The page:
Surviving COVID-19 with 3D Printed Toilet Paper

IMG_20200321_Covid 19 3D Toilet Paper

Most of us would agree that some of the events of the last couple of weeks have overshadowed the seriousness of COVID-19 (Coronavirus). In particular, the panic buying of toilet paper, which seemed to start here in Australia and spread like the Coronavirus itself around the globe, has been quite ridiculous to watch. While there is a serious side to this issue, it’s become one of those situations that you have to have a sense of humour about in order to get through.

In response, I thought it would be fun to start 3D printing toilet paper rolls (aka. loo rolls). What started as a single 3D model last week, quickly turned into a series of different toilet rolls that can all be downloaded for free and stockpiled to your heart’s content! Simply select your preferred 3D file platform to download: Thingiverse, Pinshape, Cults or MyMiniFactory.

Collect them all:

  1. Hotel Triangle: For a touch of class and those 5-star vibes.
  2. Hanging Square: Fully stocked and ready to go.
  3. Neat Perf: The clean-cut toilet roll.
  4. Half: Nervous times, time to print some more.
  5. Last Square: Oh dear….

IMG_20200316_3D Print Toilet Paper KeyringThey were all modelled in Solidworks at half the size of a regular roll of toilet paper. If you prefer a different size, just scale them up or down (i.e. scale 200% to be the same size as a real roll). Great to carry with you everywhere you go for any unexpected emergencies 😉

Divide them amongst your family members, share them with your neighbours, be generous and take a few spares to work – we’re all in this together during Coronavirus 2020.

– Posted by James Novak

 

3D Printed Sea Urchin Light

IMG_20200301_Sea Urchin Light

This project has been a little while in the making and it’s exciting to finally be writing about it. About a year ago I posted about 3D scanning some shells, and as part of the scanning I captured a sea urchin shell. At the time I didn’t know what I’d do with it, but fast forward a year and I’ve found a perfect application; turning the sea urchin shell into ceiling light covers in my house.

Sea Urchin GIFIn this post I’ll go over the main processes and experiments I went through to get the finished product, but in case you’re just here for the big finale, here’s the link so you can download the final Sea Urchin Light exclusively from my Pinshape account and 3D print as many as you like!

3D Scanning

ScanAs explained in further detail in my previous post, I used an EinScan Pro 2X Plus 3D scanner, which included a turntable to automatically capture all angles of the sea urchin shell. This resulted in a full-colour, highly detailed model of the shell, as shown to the right. However, as anyone familiar with 3D scanning will know, this model is just a skin with no thickness or solid geometry, and was just the starting point for the design process.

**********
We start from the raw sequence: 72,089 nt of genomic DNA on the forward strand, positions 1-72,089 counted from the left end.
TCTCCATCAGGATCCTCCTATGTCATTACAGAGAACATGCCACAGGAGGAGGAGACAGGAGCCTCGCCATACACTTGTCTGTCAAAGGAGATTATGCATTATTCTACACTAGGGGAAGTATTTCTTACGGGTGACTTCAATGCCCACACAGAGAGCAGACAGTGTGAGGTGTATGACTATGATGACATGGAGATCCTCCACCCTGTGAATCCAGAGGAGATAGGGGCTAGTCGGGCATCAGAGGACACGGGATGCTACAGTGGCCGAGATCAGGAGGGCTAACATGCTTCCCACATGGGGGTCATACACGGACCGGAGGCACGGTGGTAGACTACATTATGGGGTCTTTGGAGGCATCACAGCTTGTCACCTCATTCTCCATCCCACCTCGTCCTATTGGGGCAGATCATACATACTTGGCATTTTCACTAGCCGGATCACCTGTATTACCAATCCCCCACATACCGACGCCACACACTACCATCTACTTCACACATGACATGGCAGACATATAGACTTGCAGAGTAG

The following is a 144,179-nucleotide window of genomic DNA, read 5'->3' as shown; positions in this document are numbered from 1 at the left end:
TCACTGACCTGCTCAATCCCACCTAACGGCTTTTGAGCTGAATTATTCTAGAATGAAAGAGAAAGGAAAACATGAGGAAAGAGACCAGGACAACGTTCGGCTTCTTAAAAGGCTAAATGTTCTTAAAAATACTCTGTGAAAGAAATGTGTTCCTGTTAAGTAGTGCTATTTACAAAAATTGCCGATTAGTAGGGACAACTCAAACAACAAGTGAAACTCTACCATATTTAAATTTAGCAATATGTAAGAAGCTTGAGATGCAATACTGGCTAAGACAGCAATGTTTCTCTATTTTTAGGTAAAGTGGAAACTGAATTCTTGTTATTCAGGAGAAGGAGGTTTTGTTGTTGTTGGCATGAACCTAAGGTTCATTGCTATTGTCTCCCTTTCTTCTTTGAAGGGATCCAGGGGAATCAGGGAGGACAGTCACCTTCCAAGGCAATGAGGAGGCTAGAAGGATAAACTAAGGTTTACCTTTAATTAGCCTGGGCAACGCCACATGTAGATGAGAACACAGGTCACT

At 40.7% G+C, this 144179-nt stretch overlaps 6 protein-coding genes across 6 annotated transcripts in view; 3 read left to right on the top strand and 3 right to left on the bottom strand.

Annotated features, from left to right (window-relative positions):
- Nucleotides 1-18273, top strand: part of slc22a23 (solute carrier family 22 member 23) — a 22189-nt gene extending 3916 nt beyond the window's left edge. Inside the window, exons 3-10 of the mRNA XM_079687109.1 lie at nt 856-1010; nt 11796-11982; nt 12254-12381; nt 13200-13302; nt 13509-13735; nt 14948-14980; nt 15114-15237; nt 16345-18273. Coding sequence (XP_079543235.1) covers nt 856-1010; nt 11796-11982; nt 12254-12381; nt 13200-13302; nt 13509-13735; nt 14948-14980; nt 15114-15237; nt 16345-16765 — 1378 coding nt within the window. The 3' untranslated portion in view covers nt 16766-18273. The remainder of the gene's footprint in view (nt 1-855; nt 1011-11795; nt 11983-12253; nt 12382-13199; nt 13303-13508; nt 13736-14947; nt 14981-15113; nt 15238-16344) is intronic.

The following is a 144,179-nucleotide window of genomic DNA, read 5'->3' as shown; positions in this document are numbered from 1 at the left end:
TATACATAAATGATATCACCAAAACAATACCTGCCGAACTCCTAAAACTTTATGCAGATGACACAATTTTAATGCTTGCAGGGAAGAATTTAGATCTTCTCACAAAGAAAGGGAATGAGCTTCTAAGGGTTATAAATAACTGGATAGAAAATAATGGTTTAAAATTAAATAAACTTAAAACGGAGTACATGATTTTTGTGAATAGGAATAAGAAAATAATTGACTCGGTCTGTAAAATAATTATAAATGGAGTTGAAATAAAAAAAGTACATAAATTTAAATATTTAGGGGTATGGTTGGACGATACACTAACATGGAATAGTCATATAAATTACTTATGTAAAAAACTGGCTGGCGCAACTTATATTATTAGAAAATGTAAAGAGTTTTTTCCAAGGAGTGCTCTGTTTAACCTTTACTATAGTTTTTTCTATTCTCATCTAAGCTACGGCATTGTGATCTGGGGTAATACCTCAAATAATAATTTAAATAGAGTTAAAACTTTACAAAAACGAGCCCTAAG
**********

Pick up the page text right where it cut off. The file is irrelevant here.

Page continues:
Design

If you don’t have access to expensive CAD programs, good news; this project was completely designed in free software! I’ve used Autodesk Meshmixer for many of my tutorials and posts, it’s a surprisingly powerful tool and a must for anyone involved in 3D printing. Additionally, it’s quite useful when you are working with 3D scan files, which are typically a mesh like a STL or OBJ. The process took a little time, but has been outlined in 6 basic steps below:

IMG_20200301_Sea Urchin Meshmixer Tutorial

  1. Fill any holes and errors in the 3D scanned sea urchin shell. In Meshmixer, this simply involves using the “Inspector” tool under the “Analysis” menu.
  2. Scale up the shell to the appropriate size, then use the “Extrusion” tool to thicken the skin into a solid shell. So that the shell would allow a lot of light through, I used a 0.7mm thickness for the overall design.
  3. I wanted to create an interesting pattern when the light was turned on, so separated several areas of a copy of the original mesh to be used to create thicker sections. This was a slow process of using the brush selection tool to remove areas, before repeating step 2 with slightly thicker geometry. For this design I ended up with 3 different thicknesses around the shell.
  4. To allow the light fitting within the shell, a larger opening was needed at the top. A cylinder was added from the “Meshmix” menu and placed in the centre.
  5. By selecting both the shell and the cylinder together, the “Boolean Difference” command became available, subtracting the cylinder section from the shell.
  6. Lastly, a neck section measured off the original light fitting was added. I cheated slightly and modelled this in Autodesk Fusion 360 (also free if you’re a student), but you could use Meshmixer – it would just take a bit longer to get accurate measurements. Then the separate parts are joined together using Boolean Union, and the design is finished.

3D Printing

As well as the new design needing to fit the geometry of the existing light fixture, it also needed to fit the build volume of the 3D printer – in this case a Prusa i3 MK3S. As you can see below, the shell is only slightly smaller in the X and Y dimensions than the build plate.

IMG_20200130_Shell on Prusa i3 MK3S

In terms of print settings, I stuck with some pretty typical settings for PLA, including a 0.2mm layer height. Support material is necessary with the light printed with the neck down – this is the best orientation in terms of ensuring the surfaces visible when standing below the light (remember, it is ceiling mounted) are the best. Where support material is removed is always going to be messy, and you wouldn’t want to have these surfaces being the most visible. Overall, this meant that each light took ~32 hours to print.

Material & Finishing

One of the steps that took a bit of experimentation was choosing the right material in order to look good when the light was both on and off. Each of these lights are the main, or only, sources of light in the spaces they are installed, so they need to provide a good amount of light.

IMG_20200218_Sea Urchin Light Materials